1992 oil on linen painting of Route 2 approaching the White Mountains along the Androscoggin River near probably Bethel.
Kris and I visited Uncle Don (in name only) who had a house on Islesboro and whom I’d known since 1970 when I first visited the island. Many of my firsts happened on Islesboro, like skinny dipping at night with girls at fourteen, or smoking my first corncob pipe, bought off the rack at the country store there, with Borkum Riff because I wanted to connect myself with the square-riggers printed on the pouch. Uncle Don thought I was brilliant for figuring out how to drill a hole in a hand-carved pipe stem. I burned it through with a red-hot piano wire heated on the gas stove. I learned from Mitch the other day that this was how Mainers made syrup spiles out of sumac. As an aside, my father could’ve bought 8 prime waterfront acres in 1968 for 2k. “Not a good buy,” he claimed to convince my mother who was all for it. “No one will ever want to deal with that ferry.” Thanks, Dad.
Donna was Uncle Don’s daughter and she was getting married the next day at eighteen years old, my age. It seemed way too young to get married although I would marry just a year later. To celebrate a kind of co-ed bachelor party, the three of us set off around the island in the Porsche with lots of beer. I think it was Tuborg or Labatts. We ended up next to the ocean in a moonlit bit of beach. Somehow I was invited to Donna’s top half and Kris to her bottom half. The three of us enjoyed this greatly until it was discovered that Donna’s grandmother’s engagement ring had vanished, which she desperately needed in mere hours. We sifted sand until dawn, and strangely I can’t remember if we ever found that ring or not. I do remember the sad weary blueness of all that sand in the hung-over dawn—we all felt terrible. Donna got married that day, and Kris and I slunk off on the early ferry back to the mainland.
The ferry docked at Lincolnville Beach where I had camped so many times during my past hitchhiking days. We stopped in Belfast, but once again could not find Sam Appleton although his restaurant was finished and operating. Leaving Belfast during that era, I always took the Moosehead Trail and then Route 137 through the rolling dairy farms. Same route I hitchhiked in 1973. I always utilized roads with cool names like the Mohawk Trail or the Pilgrim Highway, which filled me with romantic ideals.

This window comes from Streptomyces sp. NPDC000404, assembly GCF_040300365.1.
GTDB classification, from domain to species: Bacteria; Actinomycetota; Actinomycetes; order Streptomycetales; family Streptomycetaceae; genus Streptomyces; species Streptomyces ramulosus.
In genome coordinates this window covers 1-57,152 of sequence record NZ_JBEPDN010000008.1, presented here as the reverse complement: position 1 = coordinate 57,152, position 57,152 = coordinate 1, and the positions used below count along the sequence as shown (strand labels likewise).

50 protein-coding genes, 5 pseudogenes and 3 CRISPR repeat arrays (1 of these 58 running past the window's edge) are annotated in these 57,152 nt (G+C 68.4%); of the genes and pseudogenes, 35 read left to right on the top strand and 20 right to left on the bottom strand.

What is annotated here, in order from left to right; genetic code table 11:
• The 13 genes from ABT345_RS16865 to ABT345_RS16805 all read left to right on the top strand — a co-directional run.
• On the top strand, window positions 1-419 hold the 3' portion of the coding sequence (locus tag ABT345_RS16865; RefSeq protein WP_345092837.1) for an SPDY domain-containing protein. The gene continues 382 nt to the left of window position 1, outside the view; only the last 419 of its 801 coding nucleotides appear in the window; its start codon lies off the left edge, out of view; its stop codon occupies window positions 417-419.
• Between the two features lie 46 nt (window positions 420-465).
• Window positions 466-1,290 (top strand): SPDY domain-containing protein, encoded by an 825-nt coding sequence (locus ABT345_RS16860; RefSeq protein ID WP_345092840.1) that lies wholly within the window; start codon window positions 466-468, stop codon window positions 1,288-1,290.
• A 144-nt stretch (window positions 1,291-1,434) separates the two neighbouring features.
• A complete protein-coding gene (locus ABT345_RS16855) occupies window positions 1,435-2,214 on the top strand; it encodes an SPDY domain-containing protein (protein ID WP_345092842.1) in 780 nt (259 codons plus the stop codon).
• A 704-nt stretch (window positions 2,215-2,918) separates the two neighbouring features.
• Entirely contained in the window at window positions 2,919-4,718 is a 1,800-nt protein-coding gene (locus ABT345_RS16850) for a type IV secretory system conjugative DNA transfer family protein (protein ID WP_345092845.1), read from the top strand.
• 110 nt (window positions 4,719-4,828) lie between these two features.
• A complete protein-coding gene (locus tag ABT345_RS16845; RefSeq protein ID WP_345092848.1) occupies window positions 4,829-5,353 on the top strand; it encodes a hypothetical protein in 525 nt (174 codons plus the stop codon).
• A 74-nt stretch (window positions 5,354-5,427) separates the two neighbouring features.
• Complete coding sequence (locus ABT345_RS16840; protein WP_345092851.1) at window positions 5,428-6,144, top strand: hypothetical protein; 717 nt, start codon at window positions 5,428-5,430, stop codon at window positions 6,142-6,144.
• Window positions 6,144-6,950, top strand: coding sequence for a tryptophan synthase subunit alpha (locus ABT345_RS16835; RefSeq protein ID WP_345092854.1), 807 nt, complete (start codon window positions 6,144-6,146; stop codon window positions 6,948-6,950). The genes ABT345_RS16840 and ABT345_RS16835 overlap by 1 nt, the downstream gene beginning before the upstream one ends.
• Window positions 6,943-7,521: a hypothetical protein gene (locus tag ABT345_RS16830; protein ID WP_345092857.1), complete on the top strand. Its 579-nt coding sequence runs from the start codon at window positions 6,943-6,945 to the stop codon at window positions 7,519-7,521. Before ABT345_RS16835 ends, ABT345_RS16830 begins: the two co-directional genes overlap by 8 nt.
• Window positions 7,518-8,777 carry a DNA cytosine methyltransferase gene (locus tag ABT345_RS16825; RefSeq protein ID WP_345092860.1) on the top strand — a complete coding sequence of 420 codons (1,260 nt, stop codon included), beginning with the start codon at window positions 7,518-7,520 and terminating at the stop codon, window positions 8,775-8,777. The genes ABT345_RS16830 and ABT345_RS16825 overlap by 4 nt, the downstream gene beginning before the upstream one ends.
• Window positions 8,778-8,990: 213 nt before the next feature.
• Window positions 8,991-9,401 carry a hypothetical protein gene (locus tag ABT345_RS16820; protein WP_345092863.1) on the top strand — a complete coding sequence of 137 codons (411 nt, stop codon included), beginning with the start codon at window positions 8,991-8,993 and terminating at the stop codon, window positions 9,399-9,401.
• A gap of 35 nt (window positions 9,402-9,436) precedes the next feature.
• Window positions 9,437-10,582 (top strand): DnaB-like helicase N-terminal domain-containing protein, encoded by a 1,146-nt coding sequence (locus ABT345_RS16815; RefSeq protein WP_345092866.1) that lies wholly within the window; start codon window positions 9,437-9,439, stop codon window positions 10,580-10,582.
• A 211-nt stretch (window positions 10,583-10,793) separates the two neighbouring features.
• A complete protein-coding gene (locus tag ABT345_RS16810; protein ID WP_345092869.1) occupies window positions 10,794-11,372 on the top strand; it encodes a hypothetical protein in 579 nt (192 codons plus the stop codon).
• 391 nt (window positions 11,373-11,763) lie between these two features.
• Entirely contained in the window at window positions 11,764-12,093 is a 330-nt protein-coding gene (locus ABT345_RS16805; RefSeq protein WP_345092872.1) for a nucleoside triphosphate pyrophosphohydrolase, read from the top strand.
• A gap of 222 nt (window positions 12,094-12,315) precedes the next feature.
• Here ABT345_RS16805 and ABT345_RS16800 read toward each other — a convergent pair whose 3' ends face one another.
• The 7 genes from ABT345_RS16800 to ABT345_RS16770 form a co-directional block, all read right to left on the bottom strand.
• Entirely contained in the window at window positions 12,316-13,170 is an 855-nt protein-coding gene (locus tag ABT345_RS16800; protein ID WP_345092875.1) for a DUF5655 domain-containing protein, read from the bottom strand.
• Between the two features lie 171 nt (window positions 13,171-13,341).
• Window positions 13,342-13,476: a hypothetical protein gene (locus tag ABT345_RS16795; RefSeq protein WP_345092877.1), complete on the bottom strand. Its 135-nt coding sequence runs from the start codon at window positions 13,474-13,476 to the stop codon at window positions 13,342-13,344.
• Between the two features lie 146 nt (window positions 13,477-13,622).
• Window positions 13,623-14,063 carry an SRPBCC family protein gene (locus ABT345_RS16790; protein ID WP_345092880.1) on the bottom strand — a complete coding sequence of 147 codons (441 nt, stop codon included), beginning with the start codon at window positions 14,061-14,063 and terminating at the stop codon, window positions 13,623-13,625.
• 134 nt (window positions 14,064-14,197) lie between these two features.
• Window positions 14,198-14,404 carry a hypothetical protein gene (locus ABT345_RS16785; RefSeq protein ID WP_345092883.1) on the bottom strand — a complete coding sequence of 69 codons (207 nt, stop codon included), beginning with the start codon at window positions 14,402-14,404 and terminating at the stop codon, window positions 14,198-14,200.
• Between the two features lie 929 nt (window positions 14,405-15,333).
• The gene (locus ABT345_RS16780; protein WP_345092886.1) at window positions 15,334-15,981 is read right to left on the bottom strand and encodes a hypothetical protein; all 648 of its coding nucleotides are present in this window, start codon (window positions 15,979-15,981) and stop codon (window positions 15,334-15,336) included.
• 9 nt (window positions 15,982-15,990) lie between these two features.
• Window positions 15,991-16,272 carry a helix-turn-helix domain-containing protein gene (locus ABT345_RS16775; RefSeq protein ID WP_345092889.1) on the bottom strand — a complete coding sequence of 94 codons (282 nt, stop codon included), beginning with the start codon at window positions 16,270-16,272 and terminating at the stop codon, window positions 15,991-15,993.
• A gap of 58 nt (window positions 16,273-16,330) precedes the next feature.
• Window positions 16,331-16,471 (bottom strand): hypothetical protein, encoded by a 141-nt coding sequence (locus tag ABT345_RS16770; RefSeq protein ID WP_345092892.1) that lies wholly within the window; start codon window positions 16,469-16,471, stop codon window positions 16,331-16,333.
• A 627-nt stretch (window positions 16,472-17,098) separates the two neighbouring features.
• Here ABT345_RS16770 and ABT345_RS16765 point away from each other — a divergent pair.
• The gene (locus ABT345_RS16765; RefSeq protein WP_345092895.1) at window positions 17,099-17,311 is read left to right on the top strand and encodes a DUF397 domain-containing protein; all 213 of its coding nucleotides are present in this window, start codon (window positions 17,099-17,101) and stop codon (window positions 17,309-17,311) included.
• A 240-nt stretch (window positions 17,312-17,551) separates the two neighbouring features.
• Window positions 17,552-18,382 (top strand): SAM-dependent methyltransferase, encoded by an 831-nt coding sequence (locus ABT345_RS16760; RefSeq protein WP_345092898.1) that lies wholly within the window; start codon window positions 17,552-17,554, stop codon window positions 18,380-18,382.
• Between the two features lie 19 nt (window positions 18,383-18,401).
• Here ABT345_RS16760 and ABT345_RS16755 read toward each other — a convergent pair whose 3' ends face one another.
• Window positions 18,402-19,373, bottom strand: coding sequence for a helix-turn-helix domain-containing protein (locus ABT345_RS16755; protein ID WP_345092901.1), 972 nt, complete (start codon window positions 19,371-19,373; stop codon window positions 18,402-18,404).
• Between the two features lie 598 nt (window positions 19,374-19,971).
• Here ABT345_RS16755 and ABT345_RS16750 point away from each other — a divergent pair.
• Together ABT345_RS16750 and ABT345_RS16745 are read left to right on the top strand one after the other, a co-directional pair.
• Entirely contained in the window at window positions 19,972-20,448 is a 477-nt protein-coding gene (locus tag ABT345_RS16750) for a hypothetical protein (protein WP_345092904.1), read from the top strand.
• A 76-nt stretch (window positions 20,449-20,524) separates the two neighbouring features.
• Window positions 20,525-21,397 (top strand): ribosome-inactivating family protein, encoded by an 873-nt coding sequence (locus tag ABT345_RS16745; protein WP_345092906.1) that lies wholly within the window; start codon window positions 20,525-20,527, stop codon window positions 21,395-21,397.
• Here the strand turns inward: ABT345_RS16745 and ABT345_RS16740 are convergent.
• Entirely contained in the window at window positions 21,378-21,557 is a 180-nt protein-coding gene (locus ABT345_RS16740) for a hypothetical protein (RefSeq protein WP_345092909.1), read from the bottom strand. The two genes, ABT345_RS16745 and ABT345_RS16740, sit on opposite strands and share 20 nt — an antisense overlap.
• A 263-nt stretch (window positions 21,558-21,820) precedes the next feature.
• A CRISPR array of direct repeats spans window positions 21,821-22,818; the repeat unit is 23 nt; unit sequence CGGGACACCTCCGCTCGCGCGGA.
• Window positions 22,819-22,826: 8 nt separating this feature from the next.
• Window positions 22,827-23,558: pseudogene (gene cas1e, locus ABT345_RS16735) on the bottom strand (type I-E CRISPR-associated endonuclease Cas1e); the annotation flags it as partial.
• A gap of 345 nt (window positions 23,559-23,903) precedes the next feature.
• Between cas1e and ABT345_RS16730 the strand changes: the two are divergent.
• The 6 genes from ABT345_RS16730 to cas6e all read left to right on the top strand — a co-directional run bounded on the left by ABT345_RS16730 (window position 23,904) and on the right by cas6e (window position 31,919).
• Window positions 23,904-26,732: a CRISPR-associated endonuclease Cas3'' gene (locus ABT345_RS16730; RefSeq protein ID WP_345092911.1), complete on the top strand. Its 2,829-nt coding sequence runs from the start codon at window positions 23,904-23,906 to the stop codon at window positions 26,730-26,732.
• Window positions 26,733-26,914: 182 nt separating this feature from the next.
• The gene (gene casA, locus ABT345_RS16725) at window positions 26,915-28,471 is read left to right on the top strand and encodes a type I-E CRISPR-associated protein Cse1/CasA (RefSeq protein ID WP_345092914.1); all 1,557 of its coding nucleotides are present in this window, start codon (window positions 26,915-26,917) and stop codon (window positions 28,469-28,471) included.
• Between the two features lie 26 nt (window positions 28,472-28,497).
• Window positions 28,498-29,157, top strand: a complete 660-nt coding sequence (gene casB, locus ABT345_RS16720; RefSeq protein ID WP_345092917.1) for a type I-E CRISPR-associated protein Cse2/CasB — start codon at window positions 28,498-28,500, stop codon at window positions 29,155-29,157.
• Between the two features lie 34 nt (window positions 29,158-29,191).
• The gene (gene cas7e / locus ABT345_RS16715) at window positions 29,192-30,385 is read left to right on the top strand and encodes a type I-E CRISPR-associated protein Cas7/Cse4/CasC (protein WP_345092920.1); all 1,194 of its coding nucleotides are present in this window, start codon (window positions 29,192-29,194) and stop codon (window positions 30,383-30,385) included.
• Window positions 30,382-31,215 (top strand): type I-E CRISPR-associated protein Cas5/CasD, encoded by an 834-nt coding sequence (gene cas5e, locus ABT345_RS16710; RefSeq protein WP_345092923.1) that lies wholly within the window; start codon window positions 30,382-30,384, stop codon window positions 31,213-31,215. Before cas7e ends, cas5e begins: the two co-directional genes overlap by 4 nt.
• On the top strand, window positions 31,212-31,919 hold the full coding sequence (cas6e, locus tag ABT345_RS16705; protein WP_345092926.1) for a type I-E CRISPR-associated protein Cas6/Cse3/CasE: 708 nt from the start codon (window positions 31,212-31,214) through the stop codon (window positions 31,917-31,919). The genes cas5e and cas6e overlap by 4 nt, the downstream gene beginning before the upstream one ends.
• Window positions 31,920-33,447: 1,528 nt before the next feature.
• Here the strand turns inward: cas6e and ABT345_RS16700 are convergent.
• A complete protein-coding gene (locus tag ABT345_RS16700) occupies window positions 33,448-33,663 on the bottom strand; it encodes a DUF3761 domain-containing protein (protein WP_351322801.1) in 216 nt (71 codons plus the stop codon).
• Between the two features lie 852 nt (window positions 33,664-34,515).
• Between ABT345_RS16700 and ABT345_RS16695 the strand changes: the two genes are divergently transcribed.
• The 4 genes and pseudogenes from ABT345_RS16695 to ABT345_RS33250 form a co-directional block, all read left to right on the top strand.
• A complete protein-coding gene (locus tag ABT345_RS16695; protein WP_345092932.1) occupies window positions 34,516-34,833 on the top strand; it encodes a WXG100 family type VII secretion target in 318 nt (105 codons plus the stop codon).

Most early Maine roads were built across ridges and then they dip down to water—streams, rivers, lakes, where the towns congregate around since water was so vital. Dirt path from settlement to settlement, which were eventually widened and then paved, missing the correct base of gravel and drainage to prevent frost heaves. We drove past the paper mills of Skowhegan and Rumford, the stench in Mexico all but unbearable, an actual slap to the face and then an immediate sleeve to nostrils. It reminded me of Gorham when the Brown Company reek blew down the Androscoggin River. Of course I adored all this kind of thing back then, and still know a lot about paper mills and paper making, all my father’s inventions being within that industry.
Entering the White Mountains and arriving in your hometown, driving an early 356 Porsche, your own Porsche at the age of eighteen, after driving with your father so many times in his Porsches is a feeling beyond words. Past the Shelburne Birches, past Reflection Pond, past the Town & Country Motor Lodge, over the railroad tracks and the Peabody river (pronounced Pibbidy river) and up the steep drive to Prospect Terrace and the last house of three, my Godmother’s grand Queen Anne Victorian. Oh man, oh man!
Of course we played straight pool at Archies and drank a couple birch beers, a pop which I’ve never seen outside of New Hampshire. And for the one and only time Kris beat me at straight pool. He couldn’t miss a shot—perhaps the exact blend of pot and lack of sleep. I kept going outside to admire the sight of my beautiful blue coupe parked next to my favorite ever poolroom.
This acrylic on panel painting done in 1977, the first version of which Chuck Marsala bought in 1976.
We went to a bar then, probably up in Berlin, maybe the Club Joliette de Raccateurs, and at about midnight, I decided we would head for Lake Placid where Kris had a girlfriend he wanted to visit. I remember this old guy who owned the gas station where Route 16 joins Route 2 which then sets out alone for Vermont across the north slopes of the White Mountains, this old guy, really drunk, turned on one of his pumps so we could gas up, a lovely gesture, Kris and I then push-starting the 356 up the slight incline that became the enormous rise of Gorham Hill.
My godmother’s porch in Gorham, with parents and my godmother in cast. I loved those field stone steps and rebuilt them for free during the 1980s.
The house that began my obsession with Victorians and large houses in general. Hal Stowell and his Volkswagen the summer of 1972 when we drove from Massachusetts to Prince Edward Island to catch the total eclipse of the sun. That is another entire road trip story, which began many of the rituals that followed through the years. I must have been 15.
The headlights began to dim to the point where I simply had to shut them off just to keep enough juice in the system to fire the plugs through the coil and distributor. I stopped a few times to whack the voltage regulator, but the old generator was too worn to do much good. (Soon Inky Wardwell and I would replace the brushes in Sacks Harbor.) Kris kept falling asleep, and his head would snap backwards cruelly into nothingness because the Porsche seats did not include headrests. He’d wake from the pain, mumble illegibly and then repeat. This must have happened fifty times. It was a glorious run while the moon was out, but bizarrely dangerous when the clouds closed over our only light, and I put the car into a few panic slides to keep her from the void of true darkness and disaster. Kris bizarrely slept through it all.